Araucanía Region

The IX Araucanía Region is located in the small southern Chile and the Chilean Switzerland, about 600 kilometers south of Santiago de Chile. The region's capital is Temuco.


The region is located between the Pacific and Argentine border. To the north it borders the Region VIII ( Región del Bío -Bío ) and in the south to the region XIV, the Región de Los Ríos.

The capital is a center of Temuco Mapuche ( Araucanians ) but also German- Chileans. The chessboard-shaped city has 270,000 inhabitants ( 2012).

The region is named after the araucaria trees, which are the outstanding feature of the landscape. The Chilean Araucaria is located in this part of Chile and Argentina.


1552 Pedro de Valdivia reached the area around Temuco. The town dates back to a Spanish foundation in order to control the Mapuche ( Araucanians ) better.

The establishment of settlements in the middle of the Mapuche territory proved to be fatal. The Mapuche destroyed many settlements within a short time, and many settlers and soldiers died. As 1597 Pelantaro was elected the new Toqui the Mapuche, many cities of the Río Bío Bío were destroyed south. The Spaniards retreated after 1602 for a long time in the area back.

It was only in 1883 began again a Chilean resettlement of the region.

On May 22, 1960, the port town of Puerto Saavedra was completely destroyed by a strong earthquake.

Geography and climate

The region consists of two provinces:

  • Malleco province, capital Angol
  • Cautín province, capital Temuco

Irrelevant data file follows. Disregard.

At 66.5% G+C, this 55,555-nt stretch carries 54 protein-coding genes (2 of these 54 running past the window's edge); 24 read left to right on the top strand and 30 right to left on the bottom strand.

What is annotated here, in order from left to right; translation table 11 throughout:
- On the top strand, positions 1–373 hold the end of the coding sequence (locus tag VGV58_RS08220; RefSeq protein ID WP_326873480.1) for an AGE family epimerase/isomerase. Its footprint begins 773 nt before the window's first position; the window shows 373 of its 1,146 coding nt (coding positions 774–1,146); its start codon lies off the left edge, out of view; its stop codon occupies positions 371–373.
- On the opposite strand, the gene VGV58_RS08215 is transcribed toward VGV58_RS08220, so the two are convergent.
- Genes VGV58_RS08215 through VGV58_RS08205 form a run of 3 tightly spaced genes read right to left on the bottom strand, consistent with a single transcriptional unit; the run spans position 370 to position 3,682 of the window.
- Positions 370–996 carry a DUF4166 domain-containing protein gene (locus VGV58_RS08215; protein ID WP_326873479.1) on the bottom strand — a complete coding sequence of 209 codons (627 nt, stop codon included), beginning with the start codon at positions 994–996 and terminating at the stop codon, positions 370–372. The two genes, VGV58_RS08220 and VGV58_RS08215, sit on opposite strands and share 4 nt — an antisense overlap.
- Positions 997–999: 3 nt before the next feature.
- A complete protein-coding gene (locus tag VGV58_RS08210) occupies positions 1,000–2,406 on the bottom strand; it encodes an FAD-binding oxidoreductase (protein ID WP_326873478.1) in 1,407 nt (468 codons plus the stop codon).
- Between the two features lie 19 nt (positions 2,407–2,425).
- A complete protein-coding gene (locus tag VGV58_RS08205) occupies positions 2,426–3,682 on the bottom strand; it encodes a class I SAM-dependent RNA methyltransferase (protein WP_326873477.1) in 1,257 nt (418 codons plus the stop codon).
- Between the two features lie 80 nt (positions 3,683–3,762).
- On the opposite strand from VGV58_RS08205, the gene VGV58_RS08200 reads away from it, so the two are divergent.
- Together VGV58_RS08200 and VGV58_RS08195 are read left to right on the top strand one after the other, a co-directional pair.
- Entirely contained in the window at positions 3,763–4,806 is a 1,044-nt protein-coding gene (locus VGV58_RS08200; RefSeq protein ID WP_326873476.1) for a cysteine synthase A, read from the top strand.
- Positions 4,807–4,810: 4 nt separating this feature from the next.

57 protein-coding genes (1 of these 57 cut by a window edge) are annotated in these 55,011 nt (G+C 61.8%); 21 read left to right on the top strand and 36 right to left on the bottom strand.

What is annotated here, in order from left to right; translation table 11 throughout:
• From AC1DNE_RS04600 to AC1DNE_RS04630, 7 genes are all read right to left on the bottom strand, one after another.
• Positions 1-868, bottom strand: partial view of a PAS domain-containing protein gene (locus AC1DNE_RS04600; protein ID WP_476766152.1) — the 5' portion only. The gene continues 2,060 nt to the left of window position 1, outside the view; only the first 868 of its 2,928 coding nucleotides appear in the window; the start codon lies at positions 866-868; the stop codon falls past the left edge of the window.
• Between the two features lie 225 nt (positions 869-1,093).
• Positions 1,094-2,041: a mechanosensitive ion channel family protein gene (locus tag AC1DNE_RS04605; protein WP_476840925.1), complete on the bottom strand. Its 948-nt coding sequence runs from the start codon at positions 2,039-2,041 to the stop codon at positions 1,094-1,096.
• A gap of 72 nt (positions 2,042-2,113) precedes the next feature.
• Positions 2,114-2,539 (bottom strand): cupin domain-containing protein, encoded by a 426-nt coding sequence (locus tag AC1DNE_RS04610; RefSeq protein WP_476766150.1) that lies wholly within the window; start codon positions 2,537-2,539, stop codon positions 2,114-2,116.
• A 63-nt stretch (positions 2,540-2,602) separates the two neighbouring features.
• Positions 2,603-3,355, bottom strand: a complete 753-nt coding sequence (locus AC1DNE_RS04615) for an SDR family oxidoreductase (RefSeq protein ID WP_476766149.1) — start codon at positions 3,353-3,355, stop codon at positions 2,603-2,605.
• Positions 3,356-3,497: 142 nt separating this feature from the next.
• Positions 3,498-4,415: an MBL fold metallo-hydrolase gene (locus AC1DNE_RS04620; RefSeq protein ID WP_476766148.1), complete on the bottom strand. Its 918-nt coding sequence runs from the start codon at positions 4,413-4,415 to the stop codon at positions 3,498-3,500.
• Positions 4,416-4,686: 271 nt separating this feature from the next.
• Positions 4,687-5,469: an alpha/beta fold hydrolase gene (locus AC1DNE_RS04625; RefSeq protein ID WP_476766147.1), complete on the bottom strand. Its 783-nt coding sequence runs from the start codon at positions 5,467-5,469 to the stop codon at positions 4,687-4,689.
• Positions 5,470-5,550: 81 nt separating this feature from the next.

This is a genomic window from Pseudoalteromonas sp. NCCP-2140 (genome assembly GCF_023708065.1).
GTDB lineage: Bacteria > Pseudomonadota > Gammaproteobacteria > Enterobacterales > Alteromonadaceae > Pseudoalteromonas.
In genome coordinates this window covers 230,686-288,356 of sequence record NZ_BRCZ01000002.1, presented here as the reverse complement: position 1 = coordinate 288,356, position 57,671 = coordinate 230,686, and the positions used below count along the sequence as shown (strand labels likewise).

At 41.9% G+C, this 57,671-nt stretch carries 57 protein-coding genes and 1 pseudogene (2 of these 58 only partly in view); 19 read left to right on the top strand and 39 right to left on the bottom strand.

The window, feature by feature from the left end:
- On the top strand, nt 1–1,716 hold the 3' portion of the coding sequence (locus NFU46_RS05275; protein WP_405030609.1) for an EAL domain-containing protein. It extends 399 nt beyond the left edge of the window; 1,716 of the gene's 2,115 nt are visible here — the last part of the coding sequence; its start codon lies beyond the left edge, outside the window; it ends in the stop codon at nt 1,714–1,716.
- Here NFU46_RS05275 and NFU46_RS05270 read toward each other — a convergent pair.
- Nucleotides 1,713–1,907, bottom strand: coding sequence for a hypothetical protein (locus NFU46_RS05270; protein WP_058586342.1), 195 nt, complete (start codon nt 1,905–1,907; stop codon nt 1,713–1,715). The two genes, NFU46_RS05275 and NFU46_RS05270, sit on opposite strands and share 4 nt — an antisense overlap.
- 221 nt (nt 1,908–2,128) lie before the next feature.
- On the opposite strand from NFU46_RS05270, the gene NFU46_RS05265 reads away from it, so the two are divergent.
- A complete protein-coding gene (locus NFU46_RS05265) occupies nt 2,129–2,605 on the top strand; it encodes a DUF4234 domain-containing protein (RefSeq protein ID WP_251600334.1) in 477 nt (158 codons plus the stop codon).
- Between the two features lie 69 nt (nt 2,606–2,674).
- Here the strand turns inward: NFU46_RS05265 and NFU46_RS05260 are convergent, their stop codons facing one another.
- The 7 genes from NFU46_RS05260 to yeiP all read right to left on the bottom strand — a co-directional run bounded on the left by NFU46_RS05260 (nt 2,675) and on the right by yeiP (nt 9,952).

Major cities:

  • Temuco, capital, population 270,000 (2012 )
  • Angol, 49,000 inhabitants ( 2002)
  • Pitrufquén
  • Lautaro
  • Puerto Saavedra
  • Villarrica
  • Pucón

The most important river:

  • Rio Imperial

To Temuco lying around large volcanoes such as the Villarrica volcano with 2840 meters altitude and the Volcán Llaima with 3125 m height. The last activity of Volcán Llaima was. Between January 2008 and June 2009

32 km west of the Pacific coast, the island of Isla Mocha is with the National Reserve Isla Mocha. An ideal area for diving and hiking in the forests of the island.

The climate is similar to that of Germany. Especially in winter it rains a lot but; Snowfall is rare.


The region depends mainly on agriculture and tourism. Here, the cultivation of fruit, maize and rapeseed play an important role.

Around 30% of the Chilean apple exports come from Angol. In addition, many other fruits and vegetables are grown, eg Tomatoes and walnuts. In addition, many flowers, such as orchids are grown.

To Angol, there are a number of large eucalyptus plantations.